The Volokh Conspiracy
Mostly law professors | Sometimes contrarian | Often libertarian | Always independent
This afternoon, the Justice Department moved to postpone the hearing in the All Writs Act case involving the San Bernardino iPhone. According to the government, it needs more time to pursue a different way to unlock the phone:
[A]s a result of the worldwide publicity and attention on this case, others outside the U.S. government have continued to contact the U.S. government offering avenues of possible research [for ways to unlock the phone].
On Sunday, March 20, 2016, an outside party demonstrated to the FBI a possible method for unlocking Farook's iPhone. Testing is required to determine whether it is a viable method that will not compromise data on Farook's iPhone. If the method is viable, it should eliminate the need for the assistance from Apple Inc. set forth in the All Writs Act Order in this case.
Magistrate Judge Pym agreed, and the hearing is now on hold for at least a few weeks.
What does it mean? Maybe nothing. The government has extra time to check if it has another way to access the phone. If the FBI decides that the alternative doesn't work, or at least it won't work without risking loss of data on the phone, then we'll be back in court in a few weeks. The hearing will then go on as planned.
If the government can access the phone through a third party's alternative, however, then this legal challenge goes away without a ruling. If that happens, neither side will look good in the short term. The FBI won't look good because it went to court and claimed it had no alternatives when an alternative existed. The whole case was for nothing, which will raise suspicions about why the government filed the case and the timing of this new discovery. But Apple won't look good either. Apple claimed that the sky would fall if it had to create the code in light of the risk outsiders might steal it and threaten the privacy of everyone. If outsiders already have a way in without Apple's help, then the sky has already fallen. Apple just didn't know it.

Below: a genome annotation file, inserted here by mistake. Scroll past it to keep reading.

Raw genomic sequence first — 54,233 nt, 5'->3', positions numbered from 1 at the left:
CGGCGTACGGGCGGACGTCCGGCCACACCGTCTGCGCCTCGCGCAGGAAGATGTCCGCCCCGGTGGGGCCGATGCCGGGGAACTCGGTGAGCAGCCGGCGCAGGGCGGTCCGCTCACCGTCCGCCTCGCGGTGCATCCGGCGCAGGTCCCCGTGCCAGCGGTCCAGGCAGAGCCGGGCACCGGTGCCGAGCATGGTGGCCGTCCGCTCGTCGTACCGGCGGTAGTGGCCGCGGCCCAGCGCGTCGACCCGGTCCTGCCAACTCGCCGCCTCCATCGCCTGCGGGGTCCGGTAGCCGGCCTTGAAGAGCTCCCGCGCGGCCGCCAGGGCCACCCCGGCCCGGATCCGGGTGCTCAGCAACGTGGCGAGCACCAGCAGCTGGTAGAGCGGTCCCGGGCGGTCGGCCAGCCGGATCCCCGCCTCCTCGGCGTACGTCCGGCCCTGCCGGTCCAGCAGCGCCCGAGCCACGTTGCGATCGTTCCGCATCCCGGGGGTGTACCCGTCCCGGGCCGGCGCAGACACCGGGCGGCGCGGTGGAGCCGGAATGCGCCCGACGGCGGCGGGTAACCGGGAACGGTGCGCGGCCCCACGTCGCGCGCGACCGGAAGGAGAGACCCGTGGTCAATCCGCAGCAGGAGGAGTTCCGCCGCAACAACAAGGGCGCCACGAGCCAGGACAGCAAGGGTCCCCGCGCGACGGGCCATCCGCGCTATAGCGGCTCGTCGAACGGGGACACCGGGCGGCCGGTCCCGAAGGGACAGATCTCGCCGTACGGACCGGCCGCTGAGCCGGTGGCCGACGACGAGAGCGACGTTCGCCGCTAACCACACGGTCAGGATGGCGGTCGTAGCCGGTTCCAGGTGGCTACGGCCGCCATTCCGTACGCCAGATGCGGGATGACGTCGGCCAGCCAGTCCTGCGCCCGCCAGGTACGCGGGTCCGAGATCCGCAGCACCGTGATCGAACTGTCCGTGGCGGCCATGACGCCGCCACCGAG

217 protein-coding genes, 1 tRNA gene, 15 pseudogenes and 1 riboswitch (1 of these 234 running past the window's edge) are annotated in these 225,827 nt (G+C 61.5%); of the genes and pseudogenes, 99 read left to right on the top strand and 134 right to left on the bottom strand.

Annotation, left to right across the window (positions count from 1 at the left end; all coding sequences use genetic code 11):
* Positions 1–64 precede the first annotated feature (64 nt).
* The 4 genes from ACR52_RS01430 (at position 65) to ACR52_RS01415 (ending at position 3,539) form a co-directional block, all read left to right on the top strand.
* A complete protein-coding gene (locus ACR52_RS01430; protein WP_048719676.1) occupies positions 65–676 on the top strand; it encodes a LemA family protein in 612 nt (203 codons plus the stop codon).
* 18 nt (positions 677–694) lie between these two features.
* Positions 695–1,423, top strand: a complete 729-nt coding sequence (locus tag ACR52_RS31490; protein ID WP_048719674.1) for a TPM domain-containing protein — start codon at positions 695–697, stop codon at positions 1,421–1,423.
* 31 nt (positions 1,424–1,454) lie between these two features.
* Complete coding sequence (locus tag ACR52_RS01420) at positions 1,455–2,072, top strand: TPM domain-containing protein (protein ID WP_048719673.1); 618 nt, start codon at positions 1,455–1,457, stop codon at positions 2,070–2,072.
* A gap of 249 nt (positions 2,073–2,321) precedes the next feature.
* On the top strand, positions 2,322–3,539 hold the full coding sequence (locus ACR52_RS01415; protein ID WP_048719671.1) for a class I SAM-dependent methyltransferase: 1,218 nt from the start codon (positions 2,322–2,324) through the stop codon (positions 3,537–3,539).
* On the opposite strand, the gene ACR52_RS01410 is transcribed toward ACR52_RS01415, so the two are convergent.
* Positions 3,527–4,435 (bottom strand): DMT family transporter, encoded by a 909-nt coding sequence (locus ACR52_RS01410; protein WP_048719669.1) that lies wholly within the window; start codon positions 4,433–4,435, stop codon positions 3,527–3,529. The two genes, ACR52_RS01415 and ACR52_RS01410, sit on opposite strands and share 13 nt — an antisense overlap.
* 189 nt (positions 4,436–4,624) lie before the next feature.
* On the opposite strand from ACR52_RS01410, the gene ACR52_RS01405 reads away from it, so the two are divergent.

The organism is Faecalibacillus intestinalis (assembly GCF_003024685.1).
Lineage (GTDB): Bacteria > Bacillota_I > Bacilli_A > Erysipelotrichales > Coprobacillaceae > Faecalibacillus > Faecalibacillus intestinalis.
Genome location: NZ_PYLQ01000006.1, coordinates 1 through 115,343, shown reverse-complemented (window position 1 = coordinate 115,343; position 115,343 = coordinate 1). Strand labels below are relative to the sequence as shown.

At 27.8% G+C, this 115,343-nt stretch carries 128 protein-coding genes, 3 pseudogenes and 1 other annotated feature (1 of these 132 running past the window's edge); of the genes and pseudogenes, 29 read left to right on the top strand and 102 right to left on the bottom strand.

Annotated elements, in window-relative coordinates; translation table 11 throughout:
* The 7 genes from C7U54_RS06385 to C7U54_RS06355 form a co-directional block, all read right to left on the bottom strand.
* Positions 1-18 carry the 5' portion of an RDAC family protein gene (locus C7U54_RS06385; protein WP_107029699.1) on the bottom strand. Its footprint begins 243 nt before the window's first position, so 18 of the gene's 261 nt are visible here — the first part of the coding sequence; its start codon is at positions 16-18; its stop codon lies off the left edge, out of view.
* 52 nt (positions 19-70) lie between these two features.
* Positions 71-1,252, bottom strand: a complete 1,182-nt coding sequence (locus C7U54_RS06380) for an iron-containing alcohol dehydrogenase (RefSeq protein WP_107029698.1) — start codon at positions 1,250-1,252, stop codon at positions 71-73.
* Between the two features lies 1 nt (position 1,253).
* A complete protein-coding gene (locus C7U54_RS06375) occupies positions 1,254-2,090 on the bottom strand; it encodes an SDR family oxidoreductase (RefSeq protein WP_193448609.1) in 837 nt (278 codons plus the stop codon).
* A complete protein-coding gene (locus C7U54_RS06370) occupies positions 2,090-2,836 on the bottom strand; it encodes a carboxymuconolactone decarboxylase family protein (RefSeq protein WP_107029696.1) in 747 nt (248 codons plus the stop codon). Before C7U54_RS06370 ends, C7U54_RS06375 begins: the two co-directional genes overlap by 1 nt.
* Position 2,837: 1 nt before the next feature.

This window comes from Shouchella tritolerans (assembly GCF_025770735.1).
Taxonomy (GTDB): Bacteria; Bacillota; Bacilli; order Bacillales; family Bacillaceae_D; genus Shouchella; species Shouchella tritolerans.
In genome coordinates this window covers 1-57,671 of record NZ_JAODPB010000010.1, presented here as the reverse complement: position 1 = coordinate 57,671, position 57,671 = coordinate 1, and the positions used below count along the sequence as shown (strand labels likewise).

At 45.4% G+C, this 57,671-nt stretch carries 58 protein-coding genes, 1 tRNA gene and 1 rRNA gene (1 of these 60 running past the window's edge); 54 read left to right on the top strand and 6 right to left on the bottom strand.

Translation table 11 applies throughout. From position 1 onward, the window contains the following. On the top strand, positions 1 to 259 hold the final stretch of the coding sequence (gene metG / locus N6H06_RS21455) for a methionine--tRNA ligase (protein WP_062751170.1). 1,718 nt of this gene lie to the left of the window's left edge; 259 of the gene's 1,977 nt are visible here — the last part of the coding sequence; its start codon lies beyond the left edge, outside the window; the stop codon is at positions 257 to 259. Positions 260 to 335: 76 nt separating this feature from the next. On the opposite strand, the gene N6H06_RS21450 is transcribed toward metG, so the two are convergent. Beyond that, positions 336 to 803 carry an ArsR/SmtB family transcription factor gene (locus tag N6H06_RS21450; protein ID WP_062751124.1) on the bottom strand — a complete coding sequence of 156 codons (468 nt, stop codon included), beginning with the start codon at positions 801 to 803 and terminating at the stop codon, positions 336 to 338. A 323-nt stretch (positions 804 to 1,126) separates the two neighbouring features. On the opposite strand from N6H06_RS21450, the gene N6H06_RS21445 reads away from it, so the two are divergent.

In the longer run, though, I wonder how much it matters if the government can get into this particular phone without Apple's help. If this phone has a major security flaw, Apple will try hard to learn about it and then eliminate it. Eventually we'll probably be back in court over the next generation phone which has the better security that the pending legal challenge assumes Farook's phone has. Accessing this phone will kick the can down the road, but the same interesting issues may just come up again in the not-so-distant future.